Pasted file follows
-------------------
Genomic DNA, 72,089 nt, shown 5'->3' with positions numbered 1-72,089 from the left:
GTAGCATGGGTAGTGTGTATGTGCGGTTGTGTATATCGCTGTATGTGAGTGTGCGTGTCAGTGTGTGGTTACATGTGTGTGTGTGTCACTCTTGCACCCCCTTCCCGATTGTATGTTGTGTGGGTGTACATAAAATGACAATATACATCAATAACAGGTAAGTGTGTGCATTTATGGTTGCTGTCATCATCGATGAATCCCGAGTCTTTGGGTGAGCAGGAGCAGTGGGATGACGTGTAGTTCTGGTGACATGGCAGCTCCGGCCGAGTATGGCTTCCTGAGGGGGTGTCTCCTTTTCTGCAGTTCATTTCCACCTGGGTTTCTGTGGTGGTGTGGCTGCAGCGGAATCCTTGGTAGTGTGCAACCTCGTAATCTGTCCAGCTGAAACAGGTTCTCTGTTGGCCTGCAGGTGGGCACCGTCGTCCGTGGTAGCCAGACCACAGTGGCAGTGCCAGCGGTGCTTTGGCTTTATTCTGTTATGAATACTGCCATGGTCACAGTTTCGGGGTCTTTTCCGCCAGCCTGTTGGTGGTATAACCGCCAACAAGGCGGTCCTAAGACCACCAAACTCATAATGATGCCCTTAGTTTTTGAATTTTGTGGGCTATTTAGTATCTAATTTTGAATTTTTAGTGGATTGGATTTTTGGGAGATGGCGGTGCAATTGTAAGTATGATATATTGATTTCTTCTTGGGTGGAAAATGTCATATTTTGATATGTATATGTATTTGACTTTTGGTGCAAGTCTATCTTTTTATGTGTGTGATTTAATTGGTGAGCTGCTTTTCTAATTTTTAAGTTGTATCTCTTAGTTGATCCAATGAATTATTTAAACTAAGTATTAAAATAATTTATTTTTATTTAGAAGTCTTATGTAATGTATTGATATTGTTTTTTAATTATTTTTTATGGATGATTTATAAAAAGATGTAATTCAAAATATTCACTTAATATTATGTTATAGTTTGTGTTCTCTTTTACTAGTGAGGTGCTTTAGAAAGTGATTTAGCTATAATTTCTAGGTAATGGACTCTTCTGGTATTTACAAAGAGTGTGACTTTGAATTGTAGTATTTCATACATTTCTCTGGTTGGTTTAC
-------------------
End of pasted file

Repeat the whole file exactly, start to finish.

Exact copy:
Genomic DNA, 72,089 nt, shown 5'->3' with positions numbered 1-72,089 from the left:
GTAGCATGGGTAGTGTGTATGTGCGGTTGTGTATATCGCTGTATGTGAGTGTGCGTGTCAGTGTGTGGTTACATGTGTGTGTGTGTCACTCTTGCACCCCCTTCCCGATTGTATGTTGTGTGGGTGTACATAAAATGACAATATACATCAATAACAGGTAAGTGTGTGCATTTATGGTTGCTGTCATCATCGATGAATCCCGAGTCTTTGGGTGAGCAGGAGCAGTGGGATGACGTGTAGTTCTGGTGACATGGCAGCTCCGGCCGAGTATGGCTTCCTGAGGGGGTGTCTCCTTTTCTGCAGTTCATTTCCACCTGGGTTTCTGTGGTGGTGTGGCTGCAGCGGAATCCTTGGTAGTGTGCAACCTCGTAATCTGTCCAGCTGAAACAGGTTCTCTGTTGGCCTGCAGGTGGGCACCGTCGTCCGTGGTAGCCAGACCACAGTGGCAGTGCCAGCGGTGCTTTGGCTTTATTCTGTTATGAATACTGCCATGGTCACAGTTTCGGGGTCTTTTCCGCCAGCCTGTTGGTGGTATAACCGCCAACAAGGCGGTCCTAAGACCACCAAACTCATAATGATGCCCTTAGTTTTTGAATTTTGTGGGCTATTTAGTATCTAATTTTGAATTTTTAGTGGATTGGATTTTTGGGAGATGGCGGTGCAATTGTAAGTATGATATATTGATTTCTTCTTGGGTGGAAAATGTCATATTTTGATATGTATATGTATTTGACTTTTGGTGCAAGTCTATCTTTTTATGTGTGTGATTTAATTGGTGAGCTGCTTTTCTAATTTTTAAGTTGTATCTCTTAGTTGATCCAATGAATTATTTAAACTAAGTATTAAAATAATTTATTTTTATTTAGAAGTCTTATGTAATGTATTGATATTGTTTTTTAATTATTTTTTATGGATGATTTATAAAAAGATGTAATTCAAAATATTCACTTAATATTATGTTATAGTTTGTGTTCTCTTTTACTAGTGAGGTGCTTTAGAAAGTGATTTAGCTATAATTTCTAGGTAATGGACTCTTCTGGTATTTACAAAGAGTGTGACTTTGAATTGTAGTATTTCATACATTTCTCTGGTTGGTTTAC